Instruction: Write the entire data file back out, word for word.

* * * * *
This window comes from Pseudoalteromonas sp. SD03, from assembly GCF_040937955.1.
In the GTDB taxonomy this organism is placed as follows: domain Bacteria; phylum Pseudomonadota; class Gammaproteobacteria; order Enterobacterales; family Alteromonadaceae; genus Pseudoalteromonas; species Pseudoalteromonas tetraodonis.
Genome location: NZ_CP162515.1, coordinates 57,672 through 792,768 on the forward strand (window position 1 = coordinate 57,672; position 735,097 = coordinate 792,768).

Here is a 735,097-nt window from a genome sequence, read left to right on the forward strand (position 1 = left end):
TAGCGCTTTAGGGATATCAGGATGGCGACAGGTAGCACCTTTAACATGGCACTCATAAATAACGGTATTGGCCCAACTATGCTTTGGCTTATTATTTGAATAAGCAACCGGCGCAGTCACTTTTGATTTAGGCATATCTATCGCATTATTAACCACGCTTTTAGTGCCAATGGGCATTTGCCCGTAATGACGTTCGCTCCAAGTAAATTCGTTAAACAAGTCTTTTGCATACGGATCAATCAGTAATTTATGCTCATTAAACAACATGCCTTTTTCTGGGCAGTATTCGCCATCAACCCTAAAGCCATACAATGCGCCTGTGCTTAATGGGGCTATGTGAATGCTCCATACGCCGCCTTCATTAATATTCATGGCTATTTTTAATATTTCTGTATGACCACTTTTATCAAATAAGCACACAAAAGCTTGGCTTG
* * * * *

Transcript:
This window comes from Pseudoalteromonas sp. SD03, from assembly GCF_040937955.1.
In the GTDB taxonomy this organism is placed as follows: domain Bacteria; phylum Pseudomonadota; class Gammaproteobacteria; order Enterobacterales; family Alteromonadaceae; genus Pseudoalteromonas; species Pseudoalteromonas tetraodonis.
Genome location: NZ_CP162515.1, coordinates 57,672 through 792,768 on the forward strand (window position 1 = coordinate 57,672; position 735,097 = coordinate 792,768).

Here is a 735,097-nt window from a genome sequence, read left to right on the forward strand (position 1 = left end):
TAGCGCTTTAGGGATATCAGGATGGCGACAGGTAGCACCTTTAACATGGCACTCATAAATAACGGTATTGGCCCAACTATGCTTTGGCTTATTATTTGAATAAGCAACCGGCGCAGTCACTTTTGATTTAGGCATATCTATCGCATTATTAACCACGCTTTTAGTGCCAATGGGCATTTGCCCGTAATGACGTTCGCTCCAAGTAAATTCGTTAAACAAGTCTTTTGCATACGGATCAATCAGTAATTTATGCTCATTAAACAACATGCCTTTTTCTGGGCAGTATTCGCCATCAACCCTAAAGCCATACAATGCGCCTGTGCTTAATGGGGCTATGTGAATGCTCCATACGCCGCCTTCATTAATATTCATGGCTATTTTTAATATTTCTGTATGACCACTTTTATCAAATAAGCACACAAAAGCTTGGCTTG